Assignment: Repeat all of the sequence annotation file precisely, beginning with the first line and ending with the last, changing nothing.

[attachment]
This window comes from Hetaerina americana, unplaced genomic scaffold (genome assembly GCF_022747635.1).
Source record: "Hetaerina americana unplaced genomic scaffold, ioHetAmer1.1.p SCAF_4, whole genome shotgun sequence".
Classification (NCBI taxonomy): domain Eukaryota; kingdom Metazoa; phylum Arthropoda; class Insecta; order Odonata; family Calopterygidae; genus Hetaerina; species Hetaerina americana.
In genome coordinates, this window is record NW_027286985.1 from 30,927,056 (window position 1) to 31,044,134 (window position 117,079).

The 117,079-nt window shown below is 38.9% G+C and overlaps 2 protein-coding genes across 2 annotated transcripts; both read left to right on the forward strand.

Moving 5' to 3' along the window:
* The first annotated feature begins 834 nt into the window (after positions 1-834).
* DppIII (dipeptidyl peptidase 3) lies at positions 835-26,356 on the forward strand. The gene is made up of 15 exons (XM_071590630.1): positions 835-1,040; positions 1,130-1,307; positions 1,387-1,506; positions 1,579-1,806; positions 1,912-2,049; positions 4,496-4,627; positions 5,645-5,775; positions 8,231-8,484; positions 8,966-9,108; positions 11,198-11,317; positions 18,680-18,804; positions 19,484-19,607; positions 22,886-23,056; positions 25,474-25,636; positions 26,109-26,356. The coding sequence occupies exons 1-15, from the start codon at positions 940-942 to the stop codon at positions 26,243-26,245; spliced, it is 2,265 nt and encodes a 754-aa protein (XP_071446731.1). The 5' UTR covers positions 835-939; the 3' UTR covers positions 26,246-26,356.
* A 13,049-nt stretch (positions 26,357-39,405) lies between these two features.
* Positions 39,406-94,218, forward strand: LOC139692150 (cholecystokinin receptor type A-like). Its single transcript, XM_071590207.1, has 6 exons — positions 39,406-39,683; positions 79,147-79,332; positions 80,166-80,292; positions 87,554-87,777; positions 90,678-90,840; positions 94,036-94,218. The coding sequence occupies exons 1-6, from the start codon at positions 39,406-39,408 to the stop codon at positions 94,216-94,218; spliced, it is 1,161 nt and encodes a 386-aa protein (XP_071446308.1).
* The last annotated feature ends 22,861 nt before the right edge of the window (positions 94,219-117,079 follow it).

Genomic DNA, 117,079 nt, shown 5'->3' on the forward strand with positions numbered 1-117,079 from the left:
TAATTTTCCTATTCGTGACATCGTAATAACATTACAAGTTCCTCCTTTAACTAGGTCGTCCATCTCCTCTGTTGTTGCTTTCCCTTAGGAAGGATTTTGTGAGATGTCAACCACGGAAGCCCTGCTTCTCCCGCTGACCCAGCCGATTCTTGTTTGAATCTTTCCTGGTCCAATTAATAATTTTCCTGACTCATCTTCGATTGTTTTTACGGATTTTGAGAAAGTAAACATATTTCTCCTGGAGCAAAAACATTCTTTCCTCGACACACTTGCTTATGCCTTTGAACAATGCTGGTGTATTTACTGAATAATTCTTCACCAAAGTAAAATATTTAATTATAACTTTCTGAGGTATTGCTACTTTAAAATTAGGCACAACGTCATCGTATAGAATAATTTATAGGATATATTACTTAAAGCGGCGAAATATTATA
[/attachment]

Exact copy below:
This window comes from Hetaerina americana, unplaced genomic scaffold (genome assembly GCF_022747635.1).
Source record: "Hetaerina americana unplaced genomic scaffold, ioHetAmer1.1.p SCAF_4, whole genome shotgun sequence".
Classification (NCBI taxonomy): domain Eukaryota; kingdom Metazoa; phylum Arthropoda; class Insecta; order Odonata; family Calopterygidae; genus Hetaerina; species Hetaerina americana.
In genome coordinates, this window is record NW_027286985.1 from 30,927,056 (window position 1) to 31,044,134 (window position 117,079).

The 117,079-nt window shown below is 38.9% G+C and overlaps 2 protein-coding genes across 2 annotated transcripts; both read left to right on the forward strand.

Moving 5' to 3' along the window:
* The first annotated feature begins 834 nt into the window (after positions 1-834).
* DppIII (dipeptidyl peptidase 3) lies at positions 835-26,356 on the forward strand. The gene is made up of 15 exons (XM_071590630.1): positions 835-1,040; positions 1,130-1,307; positions 1,387-1,506; positions 1,579-1,806; positions 1,912-2,049; positions 4,496-4,627; positions 5,645-5,775; positions 8,231-8,484; positions 8,966-9,108; positions 11,198-11,317; positions 18,680-18,804; positions 19,484-19,607; positions 22,886-23,056; positions 25,474-25,636; positions 26,109-26,356. The coding sequence occupies exons 1-15, from the start codon at positions 940-942 to the stop codon at positions 26,243-26,245; spliced, it is 2,265 nt and encodes a 754-aa protein (XP_071446731.1). The 5' UTR covers positions 835-939; the 3' UTR covers positions 26,246-26,356.
* A 13,049-nt stretch (positions 26,357-39,405) lies between these two features.
* Positions 39,406-94,218, forward strand: LOC139692150 (cholecystokinin receptor type A-like). Its single transcript, XM_071590207.1, has 6 exons — positions 39,406-39,683; positions 79,147-79,332; positions 80,166-80,292; positions 87,554-87,777; positions 90,678-90,840; positions 94,036-94,218. The coding sequence occupies exons 1-6, from the start codon at positions 39,406-39,408 to the stop codon at positions 94,216-94,218; spliced, it is 1,161 nt and encodes a 386-aa protein (XP_071446308.1).
* The last annotated feature ends 22,861 nt before the right edge of the window (positions 94,219-117,079 follow it).

Genomic DNA, 117,079 nt, shown 5'->3' on the forward strand with positions numbered 1-117,079 from the left:
TAATTTTCCTATTCGTGACATCGTAATAACATTACAAGTTCCTCCTTTAACTAGGTCGTCCATCTCCTCTGTTGTTGCTTTCCCTTAGGAAGGATTTTGTGAGATGTCAACCACGGAAGCCCTGCTTCTCCCGCTGACCCAGCCGATTCTTGTTTGAATCTTTCCTGGTCCAATTAATAATTTTCCTGACTCATCTTCGATTGTTTTTACGGATTTTGAGAAAGTAAACATATTTCTCCTGGAGCAAAAACATTCTTTCCTCGACACACTTGCTTATGCCTTTGAACAATGCTGGTGTATTTACTGAATAATTCTTCACCAAAGTAAAATATTTAATTATAACTTTCTGAGGTATTGCTACTTTAAAATTAGGCACAACGTCATCGTATAGAATAATTTATAGGATATATTACTTAAAGCGGCGAAATATTATA